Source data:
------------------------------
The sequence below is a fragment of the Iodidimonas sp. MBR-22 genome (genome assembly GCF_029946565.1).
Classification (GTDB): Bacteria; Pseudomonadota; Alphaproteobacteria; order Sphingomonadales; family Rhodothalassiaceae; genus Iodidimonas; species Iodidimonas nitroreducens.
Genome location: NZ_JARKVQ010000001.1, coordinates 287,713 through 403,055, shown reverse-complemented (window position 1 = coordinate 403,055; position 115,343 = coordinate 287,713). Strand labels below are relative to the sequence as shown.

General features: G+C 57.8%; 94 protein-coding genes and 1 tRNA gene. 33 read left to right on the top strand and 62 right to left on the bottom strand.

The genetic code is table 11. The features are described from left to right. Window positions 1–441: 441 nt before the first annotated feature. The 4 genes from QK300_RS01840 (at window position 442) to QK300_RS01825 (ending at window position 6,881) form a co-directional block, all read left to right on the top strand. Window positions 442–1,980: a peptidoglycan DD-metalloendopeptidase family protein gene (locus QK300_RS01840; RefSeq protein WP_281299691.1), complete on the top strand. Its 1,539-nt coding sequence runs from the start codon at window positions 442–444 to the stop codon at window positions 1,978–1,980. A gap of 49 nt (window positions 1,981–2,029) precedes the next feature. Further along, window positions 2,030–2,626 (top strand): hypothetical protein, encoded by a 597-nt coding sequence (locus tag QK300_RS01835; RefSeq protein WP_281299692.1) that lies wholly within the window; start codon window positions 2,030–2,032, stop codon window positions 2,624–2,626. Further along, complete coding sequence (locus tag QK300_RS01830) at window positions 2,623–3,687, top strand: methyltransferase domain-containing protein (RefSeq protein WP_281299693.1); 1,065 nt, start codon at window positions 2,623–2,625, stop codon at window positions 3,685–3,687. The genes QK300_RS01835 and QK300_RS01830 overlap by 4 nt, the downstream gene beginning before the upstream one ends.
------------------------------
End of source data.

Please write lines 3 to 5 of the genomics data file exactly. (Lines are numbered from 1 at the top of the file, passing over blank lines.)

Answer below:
Genome location: NZ_JARKVQ010000001.1, coordinates 287,713 through 403,055, shown reverse-complemented (window position 1 = coordinate 403,055; position 115,343 = coordinate 287,713). Strand labels below are relative to the sequence as shown.

General features: G+C 57.8%; 94 protein-coding genes and 1 tRNA gene. 33 read left to right on the top strand and 62 right to left on the bottom strand.

The genetic code is table 11. The features are described from left to right. Window positions 1–441: 441 nt before the first annotated feature. The 4 genes from QK300_RS01840 (at window position 442) to QK300_RS01825 (ending at window position 6,881) form a co-directional block, all read left to right on the top strand. Window positions 442–1,980: a peptidoglycan DD-metalloendopeptidase family protein gene (locus QK300_RS01840; RefSeq protein WP_281299691.1), complete on the top strand. Its 1,539-nt coding sequence runs from the start codon at window positions 442–444 to the stop codon at window positions 1,978–1,980. A gap of 49 nt (window positions 1,981–2,029) precedes the next feature. Further along, window positions 2,030–2,626 (top strand): hypothetical protein, encoded by a 597-nt coding sequence (locus tag QK300_RS01835; RefSeq protein WP_281299692.1) that lies wholly within the window; start codon window positions 2,030–2,032, stop codon window positions 2,624–2,626. Further along, complete coding sequence (locus tag QK300_RS01830) at window positions 2,623–3,687, top strand: methyltransferase domain-containing protein (RefSeq protein WP_281299693.1); 1,065 nt, start codon at window positions 2,623–2,625, stop codon at window positions 3,685–3,687. The genes QK300_RS01835 and QK300_RS01830 overlap by 4 nt, the downstream gene beginning before the upstream one ends.